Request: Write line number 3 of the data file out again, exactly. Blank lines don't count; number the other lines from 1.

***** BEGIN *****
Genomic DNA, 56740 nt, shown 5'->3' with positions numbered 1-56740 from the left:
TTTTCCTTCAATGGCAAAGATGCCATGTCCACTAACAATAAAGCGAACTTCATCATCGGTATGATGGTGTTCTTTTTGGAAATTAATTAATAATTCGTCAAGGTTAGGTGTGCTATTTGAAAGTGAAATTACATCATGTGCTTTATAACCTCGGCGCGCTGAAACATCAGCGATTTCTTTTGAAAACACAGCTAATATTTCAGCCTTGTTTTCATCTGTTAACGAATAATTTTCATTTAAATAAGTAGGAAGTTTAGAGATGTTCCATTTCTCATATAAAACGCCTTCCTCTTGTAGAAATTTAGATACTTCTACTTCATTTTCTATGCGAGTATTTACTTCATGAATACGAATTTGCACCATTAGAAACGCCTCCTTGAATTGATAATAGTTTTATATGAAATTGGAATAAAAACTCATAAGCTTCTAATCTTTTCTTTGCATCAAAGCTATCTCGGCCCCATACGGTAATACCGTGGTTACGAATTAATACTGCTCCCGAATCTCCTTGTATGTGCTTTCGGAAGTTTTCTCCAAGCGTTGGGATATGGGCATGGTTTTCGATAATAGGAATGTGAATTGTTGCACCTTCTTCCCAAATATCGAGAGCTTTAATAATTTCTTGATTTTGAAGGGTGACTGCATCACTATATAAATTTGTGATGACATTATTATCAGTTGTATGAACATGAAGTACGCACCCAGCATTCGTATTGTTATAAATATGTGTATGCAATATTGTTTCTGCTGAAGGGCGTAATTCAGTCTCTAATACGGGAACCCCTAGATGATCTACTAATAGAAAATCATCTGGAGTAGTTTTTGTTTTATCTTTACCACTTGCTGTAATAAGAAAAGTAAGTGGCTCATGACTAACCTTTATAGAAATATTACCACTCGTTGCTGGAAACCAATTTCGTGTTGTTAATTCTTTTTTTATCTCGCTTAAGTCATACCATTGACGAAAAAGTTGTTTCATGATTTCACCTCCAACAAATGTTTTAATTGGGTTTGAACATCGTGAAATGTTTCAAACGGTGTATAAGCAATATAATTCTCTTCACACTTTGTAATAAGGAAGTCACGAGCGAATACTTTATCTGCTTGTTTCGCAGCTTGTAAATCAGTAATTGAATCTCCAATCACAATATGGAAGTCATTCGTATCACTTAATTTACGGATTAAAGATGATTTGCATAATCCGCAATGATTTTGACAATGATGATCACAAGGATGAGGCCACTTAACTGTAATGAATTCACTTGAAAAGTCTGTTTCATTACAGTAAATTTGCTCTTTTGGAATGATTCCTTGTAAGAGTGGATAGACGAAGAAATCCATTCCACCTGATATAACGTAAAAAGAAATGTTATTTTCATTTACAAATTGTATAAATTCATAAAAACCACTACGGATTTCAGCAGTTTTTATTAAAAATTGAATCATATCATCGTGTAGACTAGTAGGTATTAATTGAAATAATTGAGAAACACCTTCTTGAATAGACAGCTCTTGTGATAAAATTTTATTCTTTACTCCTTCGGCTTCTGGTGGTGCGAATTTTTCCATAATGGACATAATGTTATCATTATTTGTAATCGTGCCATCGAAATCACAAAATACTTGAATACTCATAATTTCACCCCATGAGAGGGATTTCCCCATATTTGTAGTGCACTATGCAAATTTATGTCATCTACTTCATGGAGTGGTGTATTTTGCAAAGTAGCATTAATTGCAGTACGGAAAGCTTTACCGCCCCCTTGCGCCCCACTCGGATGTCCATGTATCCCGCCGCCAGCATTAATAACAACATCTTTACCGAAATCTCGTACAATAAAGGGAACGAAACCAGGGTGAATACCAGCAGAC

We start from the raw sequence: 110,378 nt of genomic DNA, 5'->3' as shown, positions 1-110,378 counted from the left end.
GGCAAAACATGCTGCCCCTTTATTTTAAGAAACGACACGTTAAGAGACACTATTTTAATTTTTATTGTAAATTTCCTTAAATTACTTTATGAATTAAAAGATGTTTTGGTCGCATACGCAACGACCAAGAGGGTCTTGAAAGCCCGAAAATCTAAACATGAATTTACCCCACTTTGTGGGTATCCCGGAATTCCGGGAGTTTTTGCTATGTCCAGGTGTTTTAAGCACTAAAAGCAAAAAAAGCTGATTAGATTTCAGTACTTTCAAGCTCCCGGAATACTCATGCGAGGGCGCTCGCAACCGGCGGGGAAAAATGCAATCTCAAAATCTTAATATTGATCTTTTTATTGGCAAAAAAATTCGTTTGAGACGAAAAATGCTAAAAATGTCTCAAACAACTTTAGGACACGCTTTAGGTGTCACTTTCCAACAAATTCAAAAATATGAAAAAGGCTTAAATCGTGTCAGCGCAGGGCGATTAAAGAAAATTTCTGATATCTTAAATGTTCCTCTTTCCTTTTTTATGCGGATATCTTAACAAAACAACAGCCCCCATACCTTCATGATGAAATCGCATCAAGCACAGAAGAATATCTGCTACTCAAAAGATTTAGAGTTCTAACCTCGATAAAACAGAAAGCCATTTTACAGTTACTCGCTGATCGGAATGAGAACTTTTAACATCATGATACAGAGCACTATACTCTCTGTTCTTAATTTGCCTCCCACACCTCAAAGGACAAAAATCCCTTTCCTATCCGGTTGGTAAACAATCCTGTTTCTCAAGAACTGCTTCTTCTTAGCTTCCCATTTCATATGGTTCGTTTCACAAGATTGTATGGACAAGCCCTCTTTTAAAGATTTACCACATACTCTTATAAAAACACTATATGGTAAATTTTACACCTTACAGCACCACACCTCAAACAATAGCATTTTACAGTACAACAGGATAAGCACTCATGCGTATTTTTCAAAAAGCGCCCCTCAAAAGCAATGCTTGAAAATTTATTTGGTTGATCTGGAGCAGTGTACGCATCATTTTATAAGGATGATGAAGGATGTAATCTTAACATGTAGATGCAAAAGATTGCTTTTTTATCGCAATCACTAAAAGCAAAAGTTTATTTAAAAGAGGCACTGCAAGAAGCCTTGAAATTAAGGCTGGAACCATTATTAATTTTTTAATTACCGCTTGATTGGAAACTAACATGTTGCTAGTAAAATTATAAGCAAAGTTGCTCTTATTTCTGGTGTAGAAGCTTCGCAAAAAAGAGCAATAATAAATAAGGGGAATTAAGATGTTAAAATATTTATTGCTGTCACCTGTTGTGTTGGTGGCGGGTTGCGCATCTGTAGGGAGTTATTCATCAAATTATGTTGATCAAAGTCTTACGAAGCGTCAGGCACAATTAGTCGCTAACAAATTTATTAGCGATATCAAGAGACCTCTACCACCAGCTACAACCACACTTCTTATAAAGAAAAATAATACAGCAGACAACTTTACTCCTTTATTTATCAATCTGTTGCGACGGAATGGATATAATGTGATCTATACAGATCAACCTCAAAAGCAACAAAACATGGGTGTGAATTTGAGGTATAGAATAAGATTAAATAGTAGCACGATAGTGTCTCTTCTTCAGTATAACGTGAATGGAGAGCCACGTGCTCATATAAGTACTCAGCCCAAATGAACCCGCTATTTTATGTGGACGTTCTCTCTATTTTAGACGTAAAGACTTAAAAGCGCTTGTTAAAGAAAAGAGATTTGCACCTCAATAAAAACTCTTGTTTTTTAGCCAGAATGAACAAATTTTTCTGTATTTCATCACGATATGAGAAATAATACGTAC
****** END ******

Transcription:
We start from the raw sequence: 110,378 nt of genomic DNA, 5'->3' as shown, positions 1-110,378 counted from the left end.